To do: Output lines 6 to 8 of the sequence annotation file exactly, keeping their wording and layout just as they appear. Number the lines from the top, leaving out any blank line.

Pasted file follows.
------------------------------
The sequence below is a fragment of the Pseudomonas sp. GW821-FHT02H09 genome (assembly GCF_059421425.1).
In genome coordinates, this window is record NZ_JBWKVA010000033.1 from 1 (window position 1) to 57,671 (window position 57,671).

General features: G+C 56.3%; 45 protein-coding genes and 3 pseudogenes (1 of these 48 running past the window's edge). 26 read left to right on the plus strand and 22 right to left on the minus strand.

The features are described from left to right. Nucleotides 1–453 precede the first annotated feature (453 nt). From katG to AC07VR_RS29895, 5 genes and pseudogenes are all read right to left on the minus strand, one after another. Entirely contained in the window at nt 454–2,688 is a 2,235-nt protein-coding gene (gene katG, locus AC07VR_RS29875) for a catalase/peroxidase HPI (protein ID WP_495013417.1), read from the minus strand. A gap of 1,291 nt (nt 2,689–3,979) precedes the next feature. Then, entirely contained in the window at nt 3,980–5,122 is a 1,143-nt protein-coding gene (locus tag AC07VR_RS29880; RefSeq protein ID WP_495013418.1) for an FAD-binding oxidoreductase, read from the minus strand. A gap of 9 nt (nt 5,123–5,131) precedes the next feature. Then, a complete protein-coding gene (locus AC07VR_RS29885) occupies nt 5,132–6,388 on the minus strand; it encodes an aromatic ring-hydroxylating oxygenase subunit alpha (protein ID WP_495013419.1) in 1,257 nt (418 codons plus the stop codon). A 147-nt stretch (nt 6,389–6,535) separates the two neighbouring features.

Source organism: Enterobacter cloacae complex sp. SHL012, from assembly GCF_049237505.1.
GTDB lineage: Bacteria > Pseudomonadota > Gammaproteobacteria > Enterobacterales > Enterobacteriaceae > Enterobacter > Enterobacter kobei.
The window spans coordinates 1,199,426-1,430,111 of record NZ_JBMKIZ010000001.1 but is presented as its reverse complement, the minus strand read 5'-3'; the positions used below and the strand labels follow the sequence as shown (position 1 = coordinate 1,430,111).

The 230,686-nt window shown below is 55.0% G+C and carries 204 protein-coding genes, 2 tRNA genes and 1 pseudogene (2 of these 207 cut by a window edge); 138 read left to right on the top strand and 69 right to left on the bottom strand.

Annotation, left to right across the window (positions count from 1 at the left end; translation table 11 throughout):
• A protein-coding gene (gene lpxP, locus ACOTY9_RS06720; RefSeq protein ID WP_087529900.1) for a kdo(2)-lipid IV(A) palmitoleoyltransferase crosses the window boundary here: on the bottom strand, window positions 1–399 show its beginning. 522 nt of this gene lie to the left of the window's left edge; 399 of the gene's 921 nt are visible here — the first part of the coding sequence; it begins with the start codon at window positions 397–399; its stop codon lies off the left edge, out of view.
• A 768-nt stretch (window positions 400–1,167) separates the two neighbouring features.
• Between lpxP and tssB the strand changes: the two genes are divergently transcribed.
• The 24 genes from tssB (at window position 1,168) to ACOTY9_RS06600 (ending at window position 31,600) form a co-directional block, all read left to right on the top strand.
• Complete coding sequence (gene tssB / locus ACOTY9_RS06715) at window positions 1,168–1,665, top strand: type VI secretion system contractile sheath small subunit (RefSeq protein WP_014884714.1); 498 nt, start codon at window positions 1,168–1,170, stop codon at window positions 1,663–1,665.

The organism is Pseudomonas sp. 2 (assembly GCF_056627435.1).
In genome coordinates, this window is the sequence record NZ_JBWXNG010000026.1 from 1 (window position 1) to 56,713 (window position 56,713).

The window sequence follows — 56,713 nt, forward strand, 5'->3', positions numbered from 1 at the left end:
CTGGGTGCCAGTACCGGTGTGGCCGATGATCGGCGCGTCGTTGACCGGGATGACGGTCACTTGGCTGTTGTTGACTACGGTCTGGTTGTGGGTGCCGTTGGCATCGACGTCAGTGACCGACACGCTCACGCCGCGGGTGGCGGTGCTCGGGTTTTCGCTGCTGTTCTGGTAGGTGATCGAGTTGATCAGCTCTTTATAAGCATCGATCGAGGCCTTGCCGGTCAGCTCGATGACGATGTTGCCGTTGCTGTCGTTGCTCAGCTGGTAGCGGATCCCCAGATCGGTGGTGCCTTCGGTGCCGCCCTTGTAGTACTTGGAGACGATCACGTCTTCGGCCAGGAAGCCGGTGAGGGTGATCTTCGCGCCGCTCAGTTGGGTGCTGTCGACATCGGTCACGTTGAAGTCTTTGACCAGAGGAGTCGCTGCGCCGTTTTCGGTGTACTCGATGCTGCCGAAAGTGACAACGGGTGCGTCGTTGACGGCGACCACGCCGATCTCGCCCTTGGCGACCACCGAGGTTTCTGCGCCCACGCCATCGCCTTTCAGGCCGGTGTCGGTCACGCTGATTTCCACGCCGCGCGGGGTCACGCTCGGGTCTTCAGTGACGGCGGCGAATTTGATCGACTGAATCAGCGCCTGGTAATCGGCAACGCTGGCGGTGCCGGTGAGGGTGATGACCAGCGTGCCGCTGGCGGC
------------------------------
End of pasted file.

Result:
GTDB lineage: Bacteria > Pseudomonadota > Gammaproteobacteria > Enterobacterales > Enterobacteriaceae > Enterobacter > Enterobacter kobei.
The window spans coordinates 1,199,426-1,430,111 of record NZ_JBMKIZ010000001.1 but is presented as its reverse complement, the minus strand read 5'-3'; the positions used below and the strand labels follow the sequence as shown (position 1 = coordinate 1,430,111).

The 230,686-nt window shown below is 55.0% G+C and carries 204 protein-coding genes, 2 tRNA genes and 1 pseudogene (2 of these 207 cut by a window edge); 138 read left to right on the top strand and 69 right to left on the bottom strand.